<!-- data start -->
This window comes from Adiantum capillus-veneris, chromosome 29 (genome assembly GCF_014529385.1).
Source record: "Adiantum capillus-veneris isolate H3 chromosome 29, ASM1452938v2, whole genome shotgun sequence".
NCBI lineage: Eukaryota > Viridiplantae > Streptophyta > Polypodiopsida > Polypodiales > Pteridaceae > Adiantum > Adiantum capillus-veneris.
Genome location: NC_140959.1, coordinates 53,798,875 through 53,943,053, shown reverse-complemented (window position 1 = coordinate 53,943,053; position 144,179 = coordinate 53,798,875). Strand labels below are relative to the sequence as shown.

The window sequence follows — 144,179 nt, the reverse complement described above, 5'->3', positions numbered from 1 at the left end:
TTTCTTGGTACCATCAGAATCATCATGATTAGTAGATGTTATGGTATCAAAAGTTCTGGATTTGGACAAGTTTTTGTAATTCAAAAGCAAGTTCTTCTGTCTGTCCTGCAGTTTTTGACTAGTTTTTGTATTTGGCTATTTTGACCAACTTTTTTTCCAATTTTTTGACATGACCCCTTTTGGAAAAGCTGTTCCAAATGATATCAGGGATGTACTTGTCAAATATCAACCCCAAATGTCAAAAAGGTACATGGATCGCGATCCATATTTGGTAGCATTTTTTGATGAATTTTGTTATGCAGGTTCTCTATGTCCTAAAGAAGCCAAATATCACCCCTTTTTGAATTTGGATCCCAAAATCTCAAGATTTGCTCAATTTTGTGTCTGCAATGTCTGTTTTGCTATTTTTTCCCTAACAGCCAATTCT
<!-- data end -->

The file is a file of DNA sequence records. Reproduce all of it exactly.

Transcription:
This window comes from Adiantum capillus-veneris, chromosome 29 (genome assembly GCF_014529385.1).
Source record: "Adiantum capillus-veneris isolate H3 chromosome 29, ASM1452938v2, whole genome shotgun sequence".
NCBI lineage: Eukaryota > Viridiplantae > Streptophyta > Polypodiopsida > Polypodiales > Pteridaceae > Adiantum > Adiantum capillus-veneris.
Genome location: NC_140959.1, coordinates 53,798,875 through 53,943,053, shown reverse-complemented (window position 1 = coordinate 53,943,053; position 144,179 = coordinate 53,798,875). Strand labels below are relative to the sequence as shown.

The window sequence follows — 144,179 nt, the reverse complement described above, 5'->3', positions numbered from 1 at the left end:
TTTCTTGGTACCATCAGAATCATCATGATTAGTAGATGTTATGGTATCAAAAGTTCTGGATTTGGACAAGTTTTTGTAATTCAAAAGCAAGTTCTTCTGTCTGTCCTGCAGTTTTTGACTAGTTTTTGTATTTGGCTATTTTGACCAACTTTTTTTCCAATTTTTTGACATGACCCCTTTTGGAAAAGCTGTTCCAAATGATATCAGGGATGTACTTGTCAAATATCAACCCCAAATGTCAAAAAGGTACATGGATCGCGATCCATATTTGGTAGCATTTTTTGATGAATTTTGTTATGCAGGTTCTCTATGTCCTAAAGAAGCCAAATATCACCCCTTTTTGAATTTGGATCCCAAAATCTCAAGATTTGCTCAATTTTGTGTCTGCAATGTCTGTTTTGCTATTTTTTCCCTAACAGCCAATTCT